Rights and the post-Brexit agenda: rights protection and institutional inadequacy in the United Kingdom

Russell Solomon


The issue of protection of rights in a post-Brexit UK has been largely absent from either the final rounds of EU/UK negotiations or the internal UK debate, other than in regard to Northern Ireland and citizen rights. The UK will leave the EU with little certainty as to how various rights, now ‘brought home’, will be protected and enforced. The protection of rights in the UK has been dependent on a multi-layered framework including EU institutions. The UK’s withdrawal from the EU will produce gaps in this overall institutional framework. Rights protection is likely to be further diluted through Brexit’s unsettling of the UK’s constitutional arrangements within its current rights-averse political environment. This article adopts an institutional approach to assess the implications of Brexit for the UK’s protection of rights. It argues that even with some regulatory alignment between the EU and the UK, inadequate institutional arrangements risk undermining current levels of protection.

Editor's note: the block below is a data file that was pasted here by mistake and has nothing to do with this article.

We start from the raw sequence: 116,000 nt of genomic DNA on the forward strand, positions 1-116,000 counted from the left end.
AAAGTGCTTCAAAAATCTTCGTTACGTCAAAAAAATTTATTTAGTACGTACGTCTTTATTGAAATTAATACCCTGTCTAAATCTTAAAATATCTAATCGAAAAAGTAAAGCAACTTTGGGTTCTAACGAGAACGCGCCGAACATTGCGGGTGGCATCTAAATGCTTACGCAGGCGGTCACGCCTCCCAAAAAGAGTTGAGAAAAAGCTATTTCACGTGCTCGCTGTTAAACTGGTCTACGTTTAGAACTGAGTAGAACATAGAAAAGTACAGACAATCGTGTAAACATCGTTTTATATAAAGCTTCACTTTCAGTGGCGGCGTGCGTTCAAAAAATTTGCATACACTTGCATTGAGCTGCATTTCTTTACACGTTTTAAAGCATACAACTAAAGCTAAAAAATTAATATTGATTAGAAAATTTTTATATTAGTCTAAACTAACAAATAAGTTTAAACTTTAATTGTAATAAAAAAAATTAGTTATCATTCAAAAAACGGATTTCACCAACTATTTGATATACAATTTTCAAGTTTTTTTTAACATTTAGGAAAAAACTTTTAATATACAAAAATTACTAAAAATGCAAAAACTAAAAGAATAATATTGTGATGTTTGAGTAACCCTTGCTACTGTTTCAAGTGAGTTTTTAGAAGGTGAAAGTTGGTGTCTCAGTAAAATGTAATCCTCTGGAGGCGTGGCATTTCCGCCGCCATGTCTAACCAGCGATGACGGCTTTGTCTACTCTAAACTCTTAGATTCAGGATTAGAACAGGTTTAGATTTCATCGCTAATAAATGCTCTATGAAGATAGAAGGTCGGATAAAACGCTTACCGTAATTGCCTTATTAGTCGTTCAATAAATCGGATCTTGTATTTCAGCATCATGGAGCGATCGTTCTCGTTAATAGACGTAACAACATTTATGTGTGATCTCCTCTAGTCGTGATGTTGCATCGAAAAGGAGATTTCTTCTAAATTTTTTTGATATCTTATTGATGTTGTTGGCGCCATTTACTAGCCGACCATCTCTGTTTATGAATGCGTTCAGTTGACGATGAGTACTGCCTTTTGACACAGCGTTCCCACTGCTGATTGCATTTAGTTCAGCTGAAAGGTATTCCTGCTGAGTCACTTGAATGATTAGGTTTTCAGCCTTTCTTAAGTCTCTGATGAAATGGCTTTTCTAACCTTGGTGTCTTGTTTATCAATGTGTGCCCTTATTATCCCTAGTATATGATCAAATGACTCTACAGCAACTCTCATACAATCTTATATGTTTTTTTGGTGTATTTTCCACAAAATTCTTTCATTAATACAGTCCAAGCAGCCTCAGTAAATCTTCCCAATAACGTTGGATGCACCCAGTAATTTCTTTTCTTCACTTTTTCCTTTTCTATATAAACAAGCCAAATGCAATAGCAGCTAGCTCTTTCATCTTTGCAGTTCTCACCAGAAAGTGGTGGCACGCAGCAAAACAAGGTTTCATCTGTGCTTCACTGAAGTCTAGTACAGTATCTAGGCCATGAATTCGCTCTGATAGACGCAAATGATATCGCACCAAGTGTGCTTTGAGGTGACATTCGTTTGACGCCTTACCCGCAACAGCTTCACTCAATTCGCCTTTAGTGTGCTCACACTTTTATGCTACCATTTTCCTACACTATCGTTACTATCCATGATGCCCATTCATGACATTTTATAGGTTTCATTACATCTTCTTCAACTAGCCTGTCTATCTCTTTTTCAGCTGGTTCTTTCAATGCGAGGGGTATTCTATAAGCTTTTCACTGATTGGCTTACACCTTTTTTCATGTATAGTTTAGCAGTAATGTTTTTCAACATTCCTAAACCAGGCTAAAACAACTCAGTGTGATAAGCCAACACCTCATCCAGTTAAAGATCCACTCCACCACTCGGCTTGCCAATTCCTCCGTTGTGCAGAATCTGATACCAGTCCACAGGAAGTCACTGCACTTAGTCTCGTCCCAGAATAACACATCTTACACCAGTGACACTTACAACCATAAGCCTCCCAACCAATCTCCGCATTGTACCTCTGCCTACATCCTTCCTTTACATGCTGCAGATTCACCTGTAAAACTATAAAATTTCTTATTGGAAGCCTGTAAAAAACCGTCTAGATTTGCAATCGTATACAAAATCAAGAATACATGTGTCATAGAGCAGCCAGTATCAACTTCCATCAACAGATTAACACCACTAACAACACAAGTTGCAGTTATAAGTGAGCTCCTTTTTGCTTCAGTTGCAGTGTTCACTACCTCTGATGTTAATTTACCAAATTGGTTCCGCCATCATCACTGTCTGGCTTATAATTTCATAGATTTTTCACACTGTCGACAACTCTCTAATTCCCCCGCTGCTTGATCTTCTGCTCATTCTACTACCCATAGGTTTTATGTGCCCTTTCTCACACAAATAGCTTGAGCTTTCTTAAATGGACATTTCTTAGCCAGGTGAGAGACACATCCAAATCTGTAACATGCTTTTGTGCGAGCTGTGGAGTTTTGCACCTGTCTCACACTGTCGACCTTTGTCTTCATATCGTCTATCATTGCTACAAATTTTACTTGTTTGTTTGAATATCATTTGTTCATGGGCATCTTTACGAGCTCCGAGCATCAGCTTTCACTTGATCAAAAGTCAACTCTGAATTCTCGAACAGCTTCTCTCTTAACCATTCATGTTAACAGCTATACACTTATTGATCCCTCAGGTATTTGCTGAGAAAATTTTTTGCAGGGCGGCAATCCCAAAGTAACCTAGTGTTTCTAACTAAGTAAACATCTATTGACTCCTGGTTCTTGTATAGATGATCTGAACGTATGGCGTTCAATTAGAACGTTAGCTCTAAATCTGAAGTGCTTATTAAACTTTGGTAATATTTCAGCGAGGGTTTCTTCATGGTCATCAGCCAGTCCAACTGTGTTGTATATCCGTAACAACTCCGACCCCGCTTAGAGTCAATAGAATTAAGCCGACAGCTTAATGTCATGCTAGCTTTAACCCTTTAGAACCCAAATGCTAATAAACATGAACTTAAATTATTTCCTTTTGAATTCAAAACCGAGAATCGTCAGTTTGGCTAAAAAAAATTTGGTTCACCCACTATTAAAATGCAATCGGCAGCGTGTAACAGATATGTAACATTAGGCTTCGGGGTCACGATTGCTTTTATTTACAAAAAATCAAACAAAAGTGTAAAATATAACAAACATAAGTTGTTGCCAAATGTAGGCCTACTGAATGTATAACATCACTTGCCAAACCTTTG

Brexit, constitutionalism, devolution, institutional framework, rights

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DOI: https://doi.org/10.30722/anzjes.vol13.iss1.15477


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